Considering the councilors in favor of the proposal did such a great job proving their opponents’ points, you’d think the opposition could just rest.
But Councilors Toomey, and especially Eddy (!) and Lukes, did an excellent job making their point.
Eddy said that this was tantamount to asking for charter review (“If you’re going to have a discussion about charter, you can’t be just a little bit pregnant”).
He also expressed his openness to bring questions driven by the public to the ballot, saying that he would be the first to sign if “you want to have a discussion about what should be the official nut of Worcester.” (I am all about putting a question on the ballot about who should be the official nut of Worcester. Yes, I’m in the running!)
But it was Councilor Lukes who was by far the most pointed in her remarks and who proved most quotable. And she used quotes (like “shining symbols of partnership”) from Mayor O’Brien’s inaugural speech and dismissed them as “good speeches.” She took the Mayor’s ostensibly collaborative approach to task by saying, “Here we started this whole process of having voices heard and having collaboration and having partnership by doing just the opposite.”
Further Quoteable Lukes —
- “Is this an election-year headline? It came out of the blue.”
- “The reason I heard for having the change was to get diversity, minority representation and to allow people an easier route to be elected in this city. Nothing about the governance of the public schools.”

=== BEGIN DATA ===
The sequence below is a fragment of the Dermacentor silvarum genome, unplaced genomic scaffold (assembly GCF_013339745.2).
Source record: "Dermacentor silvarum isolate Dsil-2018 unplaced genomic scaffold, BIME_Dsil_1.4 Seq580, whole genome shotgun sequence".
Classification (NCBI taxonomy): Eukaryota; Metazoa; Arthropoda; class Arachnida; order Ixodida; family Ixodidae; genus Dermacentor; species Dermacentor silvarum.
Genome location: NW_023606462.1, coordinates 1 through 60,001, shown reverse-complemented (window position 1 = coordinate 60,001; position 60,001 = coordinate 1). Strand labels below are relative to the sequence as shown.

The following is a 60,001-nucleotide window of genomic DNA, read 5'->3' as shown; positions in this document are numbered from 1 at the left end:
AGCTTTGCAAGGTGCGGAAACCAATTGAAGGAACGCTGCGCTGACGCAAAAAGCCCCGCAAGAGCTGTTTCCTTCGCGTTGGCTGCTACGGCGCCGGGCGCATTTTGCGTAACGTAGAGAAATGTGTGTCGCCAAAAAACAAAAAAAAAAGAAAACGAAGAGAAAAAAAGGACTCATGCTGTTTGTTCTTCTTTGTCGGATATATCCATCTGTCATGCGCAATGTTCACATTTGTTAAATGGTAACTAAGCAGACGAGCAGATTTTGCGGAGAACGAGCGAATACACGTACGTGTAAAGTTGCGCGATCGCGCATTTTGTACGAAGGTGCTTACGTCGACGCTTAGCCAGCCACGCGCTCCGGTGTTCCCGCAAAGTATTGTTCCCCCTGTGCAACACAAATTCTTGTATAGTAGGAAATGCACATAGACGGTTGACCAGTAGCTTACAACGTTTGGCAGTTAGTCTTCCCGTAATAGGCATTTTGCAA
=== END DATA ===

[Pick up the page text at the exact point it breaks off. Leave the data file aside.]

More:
- “there has to be some deficit we’re correcting in the ways the schools function”…”So what are we correcting?”
The arguments that changes should originate in the people, involve extensive public comment before being pursued, and should stem from deficiencies in the current state of affairs did not sway fellow Councilors, and the (non-binding) question will be put to the voters in November.
Aside: Mike Germain was the fifth councilor to speak, and the first to apologize for the way the question had been handled. Then he went for the provocative — “I for one think the City Council is too large.” He then suggested removing some at-large and district seats. Which would, of course, mean that he would be the first out. So much for the self-preserving nature of politicians!
In his remarks, Councilor Clancy said that he “wouldn’t call any of the city councils I’ve served on ‘discordant or discourteous or uncooperative.’ We got many, many good things done.” (The title of this post is a quote from him, saying that this is what people said would happen when district councilors were introduced.)
By the end of the evening, however, Councilor Clancy probably wanted to eat his words, or at least the word “discordant.”
The contentiousness between Councilor Lukes and Mayor O’Brien had only just begun.
I’ll continue with an account of Lukes’ Secure Communities proposal later this evening.